AD is a highly prevalent condition associated with serious comorbidities, a high disease burden, and great costs to the healthcare system.
- Nutten S. Atopic dermatitis: global epidemiology and risk factors. Annals of nutrition & metabolism. 2015;66 Suppl 1:8-16.
- Odhiambo JA, Williams HC, Clayton TO, Robertson CF, Asher MI. Global variations in prevalence of eczema symptoms in children from ISAAC Phase Three. The journal of allergy and clinical immunology. 2009;124(6):1251-1258.e1223.
- Dizon MP, Yu AM, Singh RK, et al. Systematic review of atopic dermatitis disease definition in studies using routinely collected health data. The British journal of dermatology. 2018;178(6):1280-1287.
- Kim JP, Chao LX, Simpson EL, Silverberg JI. Persistence of atopic dermatitis (AD): A systematic review and meta-analysis Journal of the American Academy of Dermatology, Vol. 75, Issue 4, p681–687.e11. Published online: August 18, 2016
- Lee HH, Patel KR, Singam V, et al. A systematic review and meta-analysis of the prevalence and phenotype of adult-onset atopic dermatitis. Journal of the American Academy of Dermatology. Published online: June 1, 2018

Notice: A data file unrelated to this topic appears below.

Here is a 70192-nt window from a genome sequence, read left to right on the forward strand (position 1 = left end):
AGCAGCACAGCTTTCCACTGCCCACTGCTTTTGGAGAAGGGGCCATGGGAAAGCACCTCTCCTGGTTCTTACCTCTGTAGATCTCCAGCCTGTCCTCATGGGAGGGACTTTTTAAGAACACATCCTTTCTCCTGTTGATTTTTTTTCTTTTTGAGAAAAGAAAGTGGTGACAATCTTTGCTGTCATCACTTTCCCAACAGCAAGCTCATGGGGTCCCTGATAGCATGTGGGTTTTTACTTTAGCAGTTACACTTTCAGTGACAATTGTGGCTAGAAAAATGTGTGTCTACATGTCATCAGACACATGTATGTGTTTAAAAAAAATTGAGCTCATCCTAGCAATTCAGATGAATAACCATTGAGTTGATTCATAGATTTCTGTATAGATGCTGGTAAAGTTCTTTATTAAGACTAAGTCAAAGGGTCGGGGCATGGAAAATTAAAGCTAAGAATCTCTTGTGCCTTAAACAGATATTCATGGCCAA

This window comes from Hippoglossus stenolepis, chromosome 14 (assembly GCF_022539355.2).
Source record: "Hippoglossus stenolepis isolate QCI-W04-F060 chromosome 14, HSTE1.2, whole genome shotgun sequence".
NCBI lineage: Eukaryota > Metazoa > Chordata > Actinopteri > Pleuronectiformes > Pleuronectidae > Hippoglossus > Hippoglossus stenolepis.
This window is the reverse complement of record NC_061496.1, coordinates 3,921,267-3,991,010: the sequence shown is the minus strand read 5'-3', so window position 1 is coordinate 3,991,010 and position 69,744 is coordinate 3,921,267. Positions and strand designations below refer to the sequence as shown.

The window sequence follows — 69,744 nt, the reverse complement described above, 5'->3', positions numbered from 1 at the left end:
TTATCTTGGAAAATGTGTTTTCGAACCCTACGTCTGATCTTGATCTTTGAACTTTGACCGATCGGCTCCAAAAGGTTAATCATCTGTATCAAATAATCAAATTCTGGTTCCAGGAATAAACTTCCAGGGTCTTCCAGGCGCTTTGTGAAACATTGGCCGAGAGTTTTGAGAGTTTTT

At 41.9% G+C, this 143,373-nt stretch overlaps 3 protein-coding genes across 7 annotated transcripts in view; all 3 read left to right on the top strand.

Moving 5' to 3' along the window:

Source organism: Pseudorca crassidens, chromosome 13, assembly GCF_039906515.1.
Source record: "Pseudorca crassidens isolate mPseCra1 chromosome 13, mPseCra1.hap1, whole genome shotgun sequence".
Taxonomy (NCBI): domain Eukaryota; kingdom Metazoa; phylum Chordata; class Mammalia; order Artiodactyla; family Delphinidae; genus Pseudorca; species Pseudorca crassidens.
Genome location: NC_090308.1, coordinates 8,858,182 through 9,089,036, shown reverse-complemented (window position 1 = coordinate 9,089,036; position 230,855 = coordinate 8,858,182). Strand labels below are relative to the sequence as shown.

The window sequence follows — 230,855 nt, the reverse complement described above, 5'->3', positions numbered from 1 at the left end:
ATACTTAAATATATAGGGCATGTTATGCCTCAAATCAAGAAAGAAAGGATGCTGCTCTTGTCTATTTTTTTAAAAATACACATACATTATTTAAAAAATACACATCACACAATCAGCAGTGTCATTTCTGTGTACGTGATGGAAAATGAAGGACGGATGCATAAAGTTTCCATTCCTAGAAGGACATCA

- McKenzie C, Silverberg JI. Association of family structure with atopic dermatitis in United States children. Journal of the American Academy of Dermatology. 2018.
- Kantor R, Dalal P, Cella D, Silverberg JI. Research letter: Impact of pruritus on quality of life—A systematic review. Journal of the American Academy of Dermatology, Vol. 75, Issue 5, p885–886.e4. Published online: August 28, 2016
- Yaghmaie P, Koudelka CW, Simpson EL. Mental health comorbidity in patients with atopic dermatitis. The Journal of allergy and clinical immunology. 2013;131(2):428-433.
- Yu SH, Silverberg JI. Association between Atopic Dermatitis and Depression in US Adults. The Journal of investigative dermatology. 2015;135(12):3183-3186.
- Silverberg JI. Associations between atopic dermatitis and other disorders. F1000Research. 2018;7:303.
- Vakharia PP, Chopra R, Sacotte R, et al. Burden of skin pain in atopic dermatitis Annals of Allergy, Asthma & Immunology, Vol. 119, Issue 6, p548–552.e3. Published in issue: December 2017
- Simpson EL, Bieber T, Eckert L, et al. Patient burden of moderate to severe atopic dermatitis (AD): Insights from a phase 2b clinical trial of dupilumab in adults. Journal of the American Academy of Dermatology. 2016;74(3):491-498.
- Dawn A, Papoiu AD, Chan YH, Rapp SR, Rassette N, Yosipovitch G. Itch characteristics in atopic dermatitis: results of a web-based questionnaire. The British journal of dermatology. 2009;160(3):642-644.
- O’Neill JL, Chan YH, Rapp SR, Yosipovitch G. Differences in itch characteristics between psoriasis and atopic dermatitis patients: results of a web-based questionnaire. Acta dermato-venereologica. 2011;91(5):537-540.